Dropbox recently changed its terms of service to direct customers through a dispute resolution process before they can litigate in court. The changes show how useful dispute resolution clauses can be, particularly where a company contracts with many people in a consumer facing business.

What is a Dispute Resolution Clause?

A dispute resolution clause sets out a process for how parties to a contract will resolve a dispute.

There are many different kinds of dispute resolution processes, but parties will often agree to:

  • not sue in court without fulfilling the dispute resolution process;
  • notify the other party of a dispute as the first step;
  • resolve the dispute by discussion; and
  • go through mediation and/or arbitration if discussion doesn’t resolve the dispute within a certain time.

Usually, the clause describes who will be the mediator or arbitrator, and where the proceedings will take place.

Advantages of Dispute Resolution Clauses

Dispute resolution clauses have many advantages:

  • they aim to resolve contractual disputes early, quickly, and cheaply;
  • they keep disputes out of the public eye;
  • they help maintain business relationships when contractual disputes arise; and
  • small businesses can use them to defend against large businesses with more legal resources.

Arbitration and mediation are usually confidential. In Australia, arbitration awards (the result of arbitration decisions) are final and binding. Parties can enforce them, as they would enforce a court order. Parties cannot challenge the content of an arbitral decision, although they can challenge its procedural fairness.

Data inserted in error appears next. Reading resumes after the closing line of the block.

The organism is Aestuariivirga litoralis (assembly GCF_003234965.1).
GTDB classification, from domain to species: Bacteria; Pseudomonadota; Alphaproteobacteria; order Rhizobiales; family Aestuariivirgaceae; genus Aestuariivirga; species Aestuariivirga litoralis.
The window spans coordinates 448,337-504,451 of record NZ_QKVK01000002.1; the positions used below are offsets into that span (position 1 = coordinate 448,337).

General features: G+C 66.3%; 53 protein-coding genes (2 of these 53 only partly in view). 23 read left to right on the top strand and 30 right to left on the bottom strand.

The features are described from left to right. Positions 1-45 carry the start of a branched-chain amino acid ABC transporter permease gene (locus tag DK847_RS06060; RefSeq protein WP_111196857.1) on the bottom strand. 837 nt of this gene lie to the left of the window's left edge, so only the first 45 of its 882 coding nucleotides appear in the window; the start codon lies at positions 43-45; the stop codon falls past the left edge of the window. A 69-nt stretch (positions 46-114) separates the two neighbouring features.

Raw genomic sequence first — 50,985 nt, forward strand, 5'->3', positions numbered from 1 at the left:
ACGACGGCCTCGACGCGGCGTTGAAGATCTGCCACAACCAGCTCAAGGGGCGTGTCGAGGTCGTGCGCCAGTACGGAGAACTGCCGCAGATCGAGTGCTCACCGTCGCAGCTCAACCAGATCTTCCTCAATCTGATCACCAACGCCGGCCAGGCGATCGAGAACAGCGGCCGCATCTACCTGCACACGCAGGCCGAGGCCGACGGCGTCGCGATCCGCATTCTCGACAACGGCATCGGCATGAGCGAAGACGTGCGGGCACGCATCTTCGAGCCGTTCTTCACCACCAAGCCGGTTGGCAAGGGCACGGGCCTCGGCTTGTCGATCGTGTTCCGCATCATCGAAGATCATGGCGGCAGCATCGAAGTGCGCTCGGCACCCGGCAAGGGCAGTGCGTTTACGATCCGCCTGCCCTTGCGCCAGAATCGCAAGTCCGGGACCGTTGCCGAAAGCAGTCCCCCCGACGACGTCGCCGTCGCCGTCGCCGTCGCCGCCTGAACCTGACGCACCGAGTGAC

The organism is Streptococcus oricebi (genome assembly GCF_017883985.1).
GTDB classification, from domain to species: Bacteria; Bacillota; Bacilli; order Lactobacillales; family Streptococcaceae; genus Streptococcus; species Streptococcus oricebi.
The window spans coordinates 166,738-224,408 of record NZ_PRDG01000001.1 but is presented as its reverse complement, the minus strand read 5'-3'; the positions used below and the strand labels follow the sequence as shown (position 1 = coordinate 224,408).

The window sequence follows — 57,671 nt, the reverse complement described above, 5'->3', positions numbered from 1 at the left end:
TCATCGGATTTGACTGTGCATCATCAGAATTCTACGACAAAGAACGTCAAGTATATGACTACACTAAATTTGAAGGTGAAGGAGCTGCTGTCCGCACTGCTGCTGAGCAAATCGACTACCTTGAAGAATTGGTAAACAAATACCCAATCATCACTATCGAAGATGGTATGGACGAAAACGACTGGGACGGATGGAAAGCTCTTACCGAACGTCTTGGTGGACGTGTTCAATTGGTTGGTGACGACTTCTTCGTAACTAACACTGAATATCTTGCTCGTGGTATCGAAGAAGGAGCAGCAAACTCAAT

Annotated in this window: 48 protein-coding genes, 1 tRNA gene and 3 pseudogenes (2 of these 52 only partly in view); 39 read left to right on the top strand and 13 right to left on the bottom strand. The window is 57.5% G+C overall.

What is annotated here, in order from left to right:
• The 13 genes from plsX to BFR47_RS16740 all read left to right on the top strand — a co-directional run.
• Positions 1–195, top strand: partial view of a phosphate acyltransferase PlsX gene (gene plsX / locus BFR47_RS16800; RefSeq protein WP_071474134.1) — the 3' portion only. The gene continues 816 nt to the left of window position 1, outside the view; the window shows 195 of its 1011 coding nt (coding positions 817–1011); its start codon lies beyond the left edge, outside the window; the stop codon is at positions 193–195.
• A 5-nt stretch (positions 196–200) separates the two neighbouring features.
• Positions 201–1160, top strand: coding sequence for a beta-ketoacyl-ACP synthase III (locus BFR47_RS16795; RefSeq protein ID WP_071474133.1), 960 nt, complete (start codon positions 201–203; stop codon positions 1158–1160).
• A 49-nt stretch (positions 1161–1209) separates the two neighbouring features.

Dropbox’s Dispute Resolution Clause

A business with many customers can require its customers to agree to dispute resolution clauses in its Terms of Service document. This reduces the risk of litigation, especially class actions, where consumers use their numbers to gain leverage.

This is what Dropbox has done. The Dropbox dispute resolution clause:

  • explicitly requires customers not to take class actions;
  • requires customers to attempt to resolve any dispute informally; and
  • sets out a process for arbitration if the dispute is not resolved informally.

Dropbox customers can litigate in small claims courts, but the Dropbox clause incentivises consumers to choose arbitration.

Dispute Resolution and Consumer Guarantees

Although dispute resolution clauses can reduce the risk of litigation in the consumer context, they cannot be used to restrict or modify consumer guarantees that apply under the Australian Consumer Law (ACL).

The ACL provides guarantees about the quality of goods and services that businesses provide to consumers. Consumers cannot contract out of their consumer rights. To the extent that a dispute resolution clause is inconsistent with the ACL, it will be void. Businesses need to be careful about how they draft dispute resolution clauses.


  • Dispute resolution clauses minimize the risk of costly and lengthy litigation, including class actions;
  • They can help resolve disputes quickly, cheaply and confidentially;
  • They can include options for informal discussion, formal mediation and arbitration; and
  • If you are providing goods or services to consumers, be aware of ACL consumer guarantees when drafting dispute resolution clauses.